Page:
Colorado

Aug 5, 2013 3:41 PM by Andy Koen

School tax increase backers turn in signatures

DENVER - Supporters of a ballot initiative that would raise state income taxes to pay for increased school spending turned in more than 160,000 signatures to the Secretary of State today, nearly double the 86,105 needed to put the question on the November ballot.

If passed, the Colorado Commits to Kids Initiative (Amendment 66) would raise state income taxes from 4.63 percent to 5 percent for everyone earning $75,000 a year or less. For those making over $75,000 a year, the new tax rate would still be 5 percent for the first $75,000 of income and then 5.9 percent on any income above that rate.

Based on the current median household income of $57,685 per year, a typical Colorado family could expect to pay $133.18 more on their state income taxes.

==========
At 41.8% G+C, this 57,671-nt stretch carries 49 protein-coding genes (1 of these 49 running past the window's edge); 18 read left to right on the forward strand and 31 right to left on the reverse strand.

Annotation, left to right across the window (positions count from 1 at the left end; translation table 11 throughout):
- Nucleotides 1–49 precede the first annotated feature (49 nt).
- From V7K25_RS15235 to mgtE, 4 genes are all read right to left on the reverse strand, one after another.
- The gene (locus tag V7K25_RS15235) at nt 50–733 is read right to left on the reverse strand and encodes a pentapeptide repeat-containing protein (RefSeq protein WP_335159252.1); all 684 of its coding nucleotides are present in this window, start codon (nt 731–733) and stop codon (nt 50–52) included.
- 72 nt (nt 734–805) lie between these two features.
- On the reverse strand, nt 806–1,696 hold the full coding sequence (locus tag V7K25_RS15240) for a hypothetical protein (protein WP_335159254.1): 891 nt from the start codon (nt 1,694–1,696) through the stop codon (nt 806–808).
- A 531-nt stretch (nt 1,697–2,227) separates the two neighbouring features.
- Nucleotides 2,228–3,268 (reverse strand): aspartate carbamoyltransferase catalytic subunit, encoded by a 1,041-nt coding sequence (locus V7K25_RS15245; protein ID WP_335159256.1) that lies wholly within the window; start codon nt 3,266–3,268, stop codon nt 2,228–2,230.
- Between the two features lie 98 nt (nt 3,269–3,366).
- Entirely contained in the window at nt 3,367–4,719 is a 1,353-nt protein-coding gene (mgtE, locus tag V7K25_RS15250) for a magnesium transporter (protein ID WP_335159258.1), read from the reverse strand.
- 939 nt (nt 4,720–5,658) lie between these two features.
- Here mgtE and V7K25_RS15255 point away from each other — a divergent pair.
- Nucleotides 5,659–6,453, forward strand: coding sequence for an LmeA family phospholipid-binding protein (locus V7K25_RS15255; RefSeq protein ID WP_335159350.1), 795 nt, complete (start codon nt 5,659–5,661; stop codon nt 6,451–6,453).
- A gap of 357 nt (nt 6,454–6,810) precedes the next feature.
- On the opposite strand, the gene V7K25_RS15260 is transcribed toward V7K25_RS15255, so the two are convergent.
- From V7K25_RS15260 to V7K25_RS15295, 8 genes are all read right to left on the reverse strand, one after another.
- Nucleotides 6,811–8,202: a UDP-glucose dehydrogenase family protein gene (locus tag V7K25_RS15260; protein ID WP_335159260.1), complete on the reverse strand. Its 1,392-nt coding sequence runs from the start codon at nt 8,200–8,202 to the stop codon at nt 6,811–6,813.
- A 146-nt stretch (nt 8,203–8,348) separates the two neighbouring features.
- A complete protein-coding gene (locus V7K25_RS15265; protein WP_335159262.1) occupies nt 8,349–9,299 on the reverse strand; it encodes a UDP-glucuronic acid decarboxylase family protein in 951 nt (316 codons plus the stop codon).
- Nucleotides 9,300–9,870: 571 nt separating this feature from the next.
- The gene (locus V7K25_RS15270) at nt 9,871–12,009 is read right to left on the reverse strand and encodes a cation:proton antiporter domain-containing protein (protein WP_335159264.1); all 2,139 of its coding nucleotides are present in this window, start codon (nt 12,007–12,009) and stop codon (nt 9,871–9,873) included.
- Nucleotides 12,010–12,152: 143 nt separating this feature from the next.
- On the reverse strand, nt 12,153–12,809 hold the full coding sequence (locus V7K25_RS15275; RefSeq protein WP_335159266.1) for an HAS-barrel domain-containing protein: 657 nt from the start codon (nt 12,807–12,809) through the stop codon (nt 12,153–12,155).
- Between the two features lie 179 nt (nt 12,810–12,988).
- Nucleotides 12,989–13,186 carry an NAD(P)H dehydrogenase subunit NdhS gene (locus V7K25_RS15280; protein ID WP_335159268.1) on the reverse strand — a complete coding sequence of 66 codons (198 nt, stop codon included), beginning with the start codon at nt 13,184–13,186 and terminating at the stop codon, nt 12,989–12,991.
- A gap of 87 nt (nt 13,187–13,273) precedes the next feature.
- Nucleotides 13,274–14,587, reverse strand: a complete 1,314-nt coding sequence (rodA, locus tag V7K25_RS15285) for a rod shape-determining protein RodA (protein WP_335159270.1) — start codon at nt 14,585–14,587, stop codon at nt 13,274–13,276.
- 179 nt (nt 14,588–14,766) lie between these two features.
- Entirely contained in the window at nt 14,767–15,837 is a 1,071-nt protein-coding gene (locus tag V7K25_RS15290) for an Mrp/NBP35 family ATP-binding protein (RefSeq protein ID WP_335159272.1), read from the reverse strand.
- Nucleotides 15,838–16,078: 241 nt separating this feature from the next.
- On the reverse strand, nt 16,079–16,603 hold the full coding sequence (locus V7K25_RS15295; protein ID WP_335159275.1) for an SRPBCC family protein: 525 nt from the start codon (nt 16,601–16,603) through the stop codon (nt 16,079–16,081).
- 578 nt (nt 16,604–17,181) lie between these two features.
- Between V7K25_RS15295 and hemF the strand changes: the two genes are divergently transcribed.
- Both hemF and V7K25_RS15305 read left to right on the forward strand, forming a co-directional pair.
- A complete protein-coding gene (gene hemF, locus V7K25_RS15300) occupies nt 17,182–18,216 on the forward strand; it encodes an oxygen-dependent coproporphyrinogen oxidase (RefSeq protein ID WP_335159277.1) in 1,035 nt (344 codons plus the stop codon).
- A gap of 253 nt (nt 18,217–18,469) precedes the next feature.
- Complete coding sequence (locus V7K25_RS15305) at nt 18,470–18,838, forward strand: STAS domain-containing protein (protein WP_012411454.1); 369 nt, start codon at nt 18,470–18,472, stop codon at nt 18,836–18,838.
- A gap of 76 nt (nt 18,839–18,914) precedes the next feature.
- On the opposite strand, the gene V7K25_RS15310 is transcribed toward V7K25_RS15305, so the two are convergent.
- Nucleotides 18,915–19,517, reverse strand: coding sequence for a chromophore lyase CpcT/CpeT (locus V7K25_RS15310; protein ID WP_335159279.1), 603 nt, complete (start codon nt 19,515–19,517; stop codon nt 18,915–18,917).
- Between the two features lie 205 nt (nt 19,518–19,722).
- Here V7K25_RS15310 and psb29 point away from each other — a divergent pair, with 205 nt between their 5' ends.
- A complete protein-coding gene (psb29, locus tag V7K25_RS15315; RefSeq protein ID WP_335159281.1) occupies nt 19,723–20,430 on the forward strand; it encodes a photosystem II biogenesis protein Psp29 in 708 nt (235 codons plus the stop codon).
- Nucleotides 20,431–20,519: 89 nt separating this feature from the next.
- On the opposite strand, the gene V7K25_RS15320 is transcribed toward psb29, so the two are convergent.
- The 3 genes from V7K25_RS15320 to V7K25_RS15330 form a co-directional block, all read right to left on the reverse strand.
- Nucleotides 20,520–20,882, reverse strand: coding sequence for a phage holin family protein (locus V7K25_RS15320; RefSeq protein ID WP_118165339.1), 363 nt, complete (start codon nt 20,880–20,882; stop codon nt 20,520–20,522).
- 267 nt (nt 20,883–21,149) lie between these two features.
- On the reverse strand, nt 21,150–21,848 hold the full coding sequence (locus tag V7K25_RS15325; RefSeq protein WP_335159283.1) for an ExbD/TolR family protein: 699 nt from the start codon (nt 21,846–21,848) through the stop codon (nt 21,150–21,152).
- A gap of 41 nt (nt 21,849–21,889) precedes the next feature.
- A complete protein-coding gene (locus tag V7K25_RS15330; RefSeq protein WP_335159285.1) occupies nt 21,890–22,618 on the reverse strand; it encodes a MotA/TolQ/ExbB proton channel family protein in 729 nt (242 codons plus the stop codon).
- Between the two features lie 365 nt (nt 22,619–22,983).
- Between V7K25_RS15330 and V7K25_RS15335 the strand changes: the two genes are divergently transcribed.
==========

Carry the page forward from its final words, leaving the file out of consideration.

According to the initiative's campaign website, the estimated $950 million raised under the new tax structure would be locked in a new State Education Achievement Fund. That money could only be used for education reform, rural schools, classroom technology, early childhood education, full-day kindergarten and preschool, gifted and talented students, at-risk students, and English language learners (ELL).

Gail Klapper, director of the Colorado Forum, which has worked to draft the language initiative, said in a news release today that she is confident the measure will be supported by voters.

"We're not just delivering petitions today," Klapper said. "We're delivering a message to our students and our businesses that Coloradans understand the best investment we can make in their economic futures is through our education system."

Despite years of cuts, public education funding is still the single largest expense in the state budget. Governor Hickenlooper's current budget calls for $3.03 billion in spending on schools, roughly 37 percent of the total $8.75 billion state budget.

The $950 million increase would grow the state budget by roughly 10 percent to $9.7 billion. The portion of that money spent on schools would also grow to roughly 41 percent of the total budget.

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